“Without South African Airways or Kenyan Airways, tourism in countries such as Malawi would not exist,” says Alisa Strobel, an economist at IHS Economics and Industry Consulting. “Kenya Airways flies tourists into Lilongwe, Malawi’s capital city, via Kenya, with a stopover also in Zambia’s capital, Lusaka. Tanzania also benefits from Ethiopian [Airlines’] fleets bringing international tourists in, and South African Airlines covers the other neighbouring countries in the south of the continent, such as Zimbabwe, Mozambique and Namibia.”
Blots on the landscape
While the growth of these African airlines has put new destinations on the map as well as entrenched the position of traditionally popular destinations such as Kenya and South Africa, the performance of sub-Saharan Africa’s tourism industry on the whole has still lagged other international destinations. While regions such as Europe and Asia attracted 52% and 22% of international tourists in 2012, respectively, according to the United Nations World Tourism Organisation, Africa attracted just 5% of international tourists in the same period.
Although ongoing political instability, particularly in Libya and Egypt, has done much to reduce the appeal of parts of north Africa to prospective tourists, this has not translated into additional numbers visiting sub-Saharan Africa, which continues to struggle with an image problem in many Western eyes.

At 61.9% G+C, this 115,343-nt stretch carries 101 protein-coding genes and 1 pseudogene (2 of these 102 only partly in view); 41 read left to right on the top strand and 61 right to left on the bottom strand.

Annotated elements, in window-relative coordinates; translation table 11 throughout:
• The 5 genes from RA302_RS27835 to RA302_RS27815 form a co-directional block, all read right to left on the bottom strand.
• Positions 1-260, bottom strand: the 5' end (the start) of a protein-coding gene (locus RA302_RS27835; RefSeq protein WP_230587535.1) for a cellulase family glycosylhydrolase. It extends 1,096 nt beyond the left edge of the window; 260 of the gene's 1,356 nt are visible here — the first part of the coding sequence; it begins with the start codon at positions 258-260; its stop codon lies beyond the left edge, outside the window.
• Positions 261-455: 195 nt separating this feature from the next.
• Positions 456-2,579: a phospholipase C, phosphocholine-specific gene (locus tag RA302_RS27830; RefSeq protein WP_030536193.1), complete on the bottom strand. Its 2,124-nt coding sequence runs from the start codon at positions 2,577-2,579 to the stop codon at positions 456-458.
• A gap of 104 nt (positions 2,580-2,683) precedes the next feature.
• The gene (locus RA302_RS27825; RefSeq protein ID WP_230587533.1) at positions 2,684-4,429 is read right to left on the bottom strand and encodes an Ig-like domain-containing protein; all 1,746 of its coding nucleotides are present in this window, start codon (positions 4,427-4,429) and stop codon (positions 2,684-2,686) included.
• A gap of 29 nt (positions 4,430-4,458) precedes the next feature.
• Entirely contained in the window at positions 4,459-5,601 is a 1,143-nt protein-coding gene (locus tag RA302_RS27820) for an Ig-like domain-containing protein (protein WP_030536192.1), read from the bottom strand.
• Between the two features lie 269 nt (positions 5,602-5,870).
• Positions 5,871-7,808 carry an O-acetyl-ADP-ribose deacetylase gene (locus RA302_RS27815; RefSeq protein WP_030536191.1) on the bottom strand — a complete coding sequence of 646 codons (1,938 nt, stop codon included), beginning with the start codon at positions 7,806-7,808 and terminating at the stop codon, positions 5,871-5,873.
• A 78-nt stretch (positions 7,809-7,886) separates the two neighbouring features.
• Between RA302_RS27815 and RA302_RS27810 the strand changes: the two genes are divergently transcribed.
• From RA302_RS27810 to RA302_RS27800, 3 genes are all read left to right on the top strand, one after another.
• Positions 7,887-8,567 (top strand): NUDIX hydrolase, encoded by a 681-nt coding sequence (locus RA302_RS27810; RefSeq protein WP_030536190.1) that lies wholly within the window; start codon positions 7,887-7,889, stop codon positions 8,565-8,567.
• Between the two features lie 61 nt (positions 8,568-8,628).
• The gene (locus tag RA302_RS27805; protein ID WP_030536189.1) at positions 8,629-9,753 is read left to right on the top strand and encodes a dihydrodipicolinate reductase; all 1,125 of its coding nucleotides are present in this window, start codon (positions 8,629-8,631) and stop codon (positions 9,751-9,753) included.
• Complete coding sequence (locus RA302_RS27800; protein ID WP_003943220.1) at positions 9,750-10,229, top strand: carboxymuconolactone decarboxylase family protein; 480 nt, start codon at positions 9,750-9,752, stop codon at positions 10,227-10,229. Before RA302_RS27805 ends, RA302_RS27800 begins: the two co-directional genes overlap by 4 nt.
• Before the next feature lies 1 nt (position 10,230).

Indeed, the fire that engulfed Jomo Kenyatta International Airport in August this year brought Kenya’s ageing infrastructure into sharp focus, highlighting that the region’s ill-equipped infrastructure, and the restricted capacity of most airports to serve large planes, means sub-Saharan Africa is still some way from matching the appeal of more developed destinations such as the Mediterranean.
“A lot of the infrastructure is degraded and that is really the main constraint on developing the tourism sector,” says Ms Devlin at Control Risks. The World Bank recently found that while 60% of runways in north Africa were in excellent condition, only 17% of runways in sub-Saharan Africa were maintained to international standards.
An exclusive club
Another impeding factor is that while a growing number of international carriers have opened new routes across sub-Saharan for international visitors, Ms Strobel maintains that touring most parts of the continent still remains a preserve of the elite. “On the one hand, these airlines contribute greatly to increasing tourism in sub-Saharan Africa,” she says. “However, flights do not operate frequently and the absence of other domestic airlines makes the journey for the average tourist a costly adventure.
"The tourism industry in sub-Saharan Africa is still very upmarket and targets wealthy travellers. Also, most African airports have relatively short runways, which is ideal for small aircraft but not so for the larger aircraft that could bring large numbers of tourists in.”
The shift that is occurring in sub-Saharan Africa’s tourism industry is gradual but significant, and over the long term the WTTC predicts this industry in the region could become very lucrative. In its report, it predicts that international tourist arrivals will continue increasing by 4.5% yearly, and by 2023 the tourism industry could be worth $47.3bn. With sub-Saharan Africa expected to host up to 55 million visitors annually by 2023, these figures look promising. Yet it remains to be seen whether the governments’ investments into the region’s infrastructural capacity will keep up with this growth.